ChicaBrava review: It’s five am and I’m shivering out behind the backline, watching the green waves peel into a thunder of white water. The sun is casting her first glance across the surface, there are five of us in the ocean, all girls, and not another soul in sight. Suddenly someone is yelling at me to paddle, ‘don’t look behind, don’t look behind’. I desperately cling to the mantra knowing if I turn my head I will lose the courage building inside of me. Someone gives me that last little shove I need to make the wave and suddenly I am flying, I feel my first drop down and the salt spray kiss my skin. A wild sense of joy fills me right up, causing every second of worry and anxiety I ever had about anything to momentarily be washed away. The world becomes brighter, everything simpler, and I am barely even aware of the girls cheering and whooping with joy back in the water. I have never felt so strong.
Many years ago I found my happy place, I first discovered it one rainy autumnal afternoon in Wales, a day when the wind howled and the sea lashed. This happy place I discovered was me stood on top of a surfboard, dancing on white water and feeling every ounce of life soaring through my veins. For a time, I surfed every weekend but then life got in the way.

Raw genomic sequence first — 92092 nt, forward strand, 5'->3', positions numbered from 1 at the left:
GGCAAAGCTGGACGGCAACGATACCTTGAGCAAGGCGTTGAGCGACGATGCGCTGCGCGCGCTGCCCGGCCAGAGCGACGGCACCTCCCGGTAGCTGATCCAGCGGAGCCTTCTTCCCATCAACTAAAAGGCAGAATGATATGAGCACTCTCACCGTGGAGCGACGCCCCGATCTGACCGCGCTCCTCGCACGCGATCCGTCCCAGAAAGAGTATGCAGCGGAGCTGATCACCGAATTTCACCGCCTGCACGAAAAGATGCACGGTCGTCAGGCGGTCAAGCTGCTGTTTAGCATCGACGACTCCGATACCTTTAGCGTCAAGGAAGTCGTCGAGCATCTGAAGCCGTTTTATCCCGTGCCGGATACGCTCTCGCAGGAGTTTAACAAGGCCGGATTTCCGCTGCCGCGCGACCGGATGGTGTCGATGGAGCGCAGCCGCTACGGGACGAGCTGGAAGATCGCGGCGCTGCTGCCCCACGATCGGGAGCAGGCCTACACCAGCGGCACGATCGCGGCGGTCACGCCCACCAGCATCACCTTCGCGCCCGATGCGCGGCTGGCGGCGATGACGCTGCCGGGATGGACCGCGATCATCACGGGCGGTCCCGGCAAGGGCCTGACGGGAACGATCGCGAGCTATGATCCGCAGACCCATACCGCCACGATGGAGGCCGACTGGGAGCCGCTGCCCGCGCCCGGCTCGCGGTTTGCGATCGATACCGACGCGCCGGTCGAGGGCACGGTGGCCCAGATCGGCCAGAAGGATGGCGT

Fast forward I find myself on an all-girls surf retreat in the slip of a country called Nicaragua. I’ve been here a day and I am in love. This is a country puckered with cone shaped volcanoes, their tips shrouded in mist, awash with golden corn fields and wild white horses galloping across pretty prairies. This is a place where tangled vines grab hold of trees, where the coo of howler monkeys echoes through the jungle, and where there is no better way to spend an afternoon than swinging in a hammock with an ice cold Tona in hand.
I was to stay with ChicaBrava for a few days, not down in the lively backpacker town of San Juan del Sur, but up in the midst of the hills with impeccable views across the bay. I was already in love with the idea of all girl’s surf camp – it was to combine my two favorite things in the whole world- surfing, and the camaraderie of female friendships. Ashley Blaylock, a Texan gal with six surf championships beneath her belt had started the camp many years ago, before the first smoothie bar hit San Juan and brought with it the small droves of tanned surfers and barefoot travelers. I loved Ashley right away, there was a fire in her eyes and she commandeered nothing but respect when she spoke about wanting to set up something that gave a hell of a lot more than it took from the local community.